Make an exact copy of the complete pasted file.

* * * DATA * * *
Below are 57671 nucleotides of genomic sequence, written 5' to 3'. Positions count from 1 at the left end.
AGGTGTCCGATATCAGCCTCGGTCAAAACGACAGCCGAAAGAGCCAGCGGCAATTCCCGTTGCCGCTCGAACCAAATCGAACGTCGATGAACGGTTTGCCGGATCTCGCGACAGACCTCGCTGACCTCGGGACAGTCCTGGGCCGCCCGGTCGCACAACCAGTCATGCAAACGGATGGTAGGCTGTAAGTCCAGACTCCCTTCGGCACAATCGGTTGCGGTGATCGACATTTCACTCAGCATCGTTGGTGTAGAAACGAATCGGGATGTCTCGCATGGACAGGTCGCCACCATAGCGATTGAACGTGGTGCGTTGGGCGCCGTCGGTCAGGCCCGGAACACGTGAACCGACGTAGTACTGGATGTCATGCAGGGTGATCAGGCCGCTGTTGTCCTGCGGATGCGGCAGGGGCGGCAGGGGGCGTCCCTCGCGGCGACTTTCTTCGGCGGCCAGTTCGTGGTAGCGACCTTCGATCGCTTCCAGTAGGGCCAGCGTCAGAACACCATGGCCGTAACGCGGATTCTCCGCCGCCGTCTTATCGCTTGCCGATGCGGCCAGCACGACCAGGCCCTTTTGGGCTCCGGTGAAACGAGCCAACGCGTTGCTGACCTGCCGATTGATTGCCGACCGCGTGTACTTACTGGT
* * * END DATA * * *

Below are 57671 nucleotides of genomic sequence, written 5' to 3'. Positions count from 1 at the left end.
AGGTGTCCGATATCAGCCTCGGTCAAAACGACAGCCGAAAGAGCCAGCGGCAATTCCCGTTGCCGCTCGAACCAAATCGAACGTCGATGAACGGTTTGCCGGATCTCGCGACAGACCTCGCTGACCTCGGGACAGTCCTGGGCCGCCCGGTCGCACAACCAGTCATGCAAACGGATGGTAGGCTGTAAGTCCAGACTCCCTTCGGCACAATCGGTTGCGGTGATCGACATTTCACTCAGCATCGTTGGTGTAGAAACGAATCGGGATGTCTCGCATGGACAGGTCGCCACCATAGCGATTGAACGTGGTGCGTTGGGCGCCGTCGGTCAGGCCCGGAACACGTGAACCGACGTAGTACTGGATGTCATGCAGGGTGATCAGGCCGCTGTTGTCCTGCGGATGCGGCAGGGGCGGCAGGGGGCGTCCCTCGCGGCGACTTTCTTCGGCGGCCAGTTCGTGGTAGCGACCTTCGATCGCTTCCAGTAGGGCCAGCGTCAGAACACCATGGCCGTAACGCGGATTCTCCGCCGCCGTCTTATCGCTTGCCGATGCGGCCAGCACGACCAGGCCCTTTTGGGCTCCGGTGAAACGAGCCAACGCGTTGCTGACCTGCCGATTGATTGCCGACCGCGTGTACTTACTGGT